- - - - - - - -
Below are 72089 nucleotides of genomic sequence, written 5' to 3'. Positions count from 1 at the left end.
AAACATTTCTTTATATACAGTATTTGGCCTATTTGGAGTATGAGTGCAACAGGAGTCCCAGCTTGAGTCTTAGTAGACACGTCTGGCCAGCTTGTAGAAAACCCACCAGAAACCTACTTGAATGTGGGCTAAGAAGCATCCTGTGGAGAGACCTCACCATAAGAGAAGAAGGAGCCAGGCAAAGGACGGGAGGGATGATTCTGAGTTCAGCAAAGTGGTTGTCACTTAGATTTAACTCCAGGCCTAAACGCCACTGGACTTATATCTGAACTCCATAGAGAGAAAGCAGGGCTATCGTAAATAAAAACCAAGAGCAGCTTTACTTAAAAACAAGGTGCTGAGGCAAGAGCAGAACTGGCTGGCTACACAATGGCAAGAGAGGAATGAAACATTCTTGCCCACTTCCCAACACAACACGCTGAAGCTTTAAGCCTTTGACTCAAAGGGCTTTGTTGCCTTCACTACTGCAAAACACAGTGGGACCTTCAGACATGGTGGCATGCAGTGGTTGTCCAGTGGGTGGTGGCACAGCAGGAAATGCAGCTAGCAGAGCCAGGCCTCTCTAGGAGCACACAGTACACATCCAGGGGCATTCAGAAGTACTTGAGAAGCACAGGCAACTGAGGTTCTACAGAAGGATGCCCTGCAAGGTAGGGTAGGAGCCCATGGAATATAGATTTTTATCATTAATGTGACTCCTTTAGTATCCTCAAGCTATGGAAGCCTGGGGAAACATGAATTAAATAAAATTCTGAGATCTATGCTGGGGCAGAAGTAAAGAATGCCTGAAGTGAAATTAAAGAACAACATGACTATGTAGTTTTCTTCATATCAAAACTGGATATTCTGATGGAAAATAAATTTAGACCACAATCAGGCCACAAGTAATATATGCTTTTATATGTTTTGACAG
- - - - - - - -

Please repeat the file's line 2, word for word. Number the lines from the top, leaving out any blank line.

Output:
AAACATTTCTTTATATACAGTATTTGGCCTATTTGGAGTATGAGTGCAACAGGAGTCCCAGCTTGAGTCTTAGTAGACACGTCTGGCCAGCTTGTAGAAAACCCACCAGAAACCTACTTGAATGTGGGCTAAGAAGCATCCTGTGGAGAGACCTCACCATAAGAGAAGAAGGAGCCAGGCAAAGGACGGGAGGGATGATTCTGAGTTCAGCAAAGTGGTTGTCACTTAGATTTAACTCCAGGCCTAAACGCCACTGGACTTATATCTGAACTCCATAGAGAGAAAGCAGGGCTATCGTAAATAAAAACCAAGAGCAGCTTTACTTAAAAACAAGGTGCTGAGGCAAGAGCAGAACTGGCTGGCTACACAATGGCAAGAGAGGAATGAAACATTCTTGCCCACTTCCCAACACAACACGCTGAAGCTTTAAGCCTTTGACTCAAAGGGCTTTGTTGCCTTCACTACTGCAAAACACAGTGGGACCTTCAGACATGGTGGCATGCAGTGGTTGTCCAGTGGGTGGTGGCACAGCAGGAAATGCAGCTAGCAGAGCCAGGCCTCTCTAGGAGCACACAGTACACATCCAGGGGCATTCAGAAGTACTTGAGAAGCACAGGCAACTGAGGTTCTACAGAAGGATGCCCTGCAAGGTAGGGTAGGAGCCCATGGAATATAGATTTTTATCATTAATGTGACTCCTTTAGTATCCTCAAGCTATGGAAGCCTGGGGAAACATGAATTAAATAAAATTCTGAGATCTATGCTGGGGCAGAAGTAAAGAATGCCTGAAGTGAAATTAAAGAACAACATGACTATGTAGTTTTCTTCATATCAAAACTGGATATTCTGATGGAAAATAAATTTAGACCACAATCAGGCCACAAGTAATATATGCTTTTATATGTTTTGACAG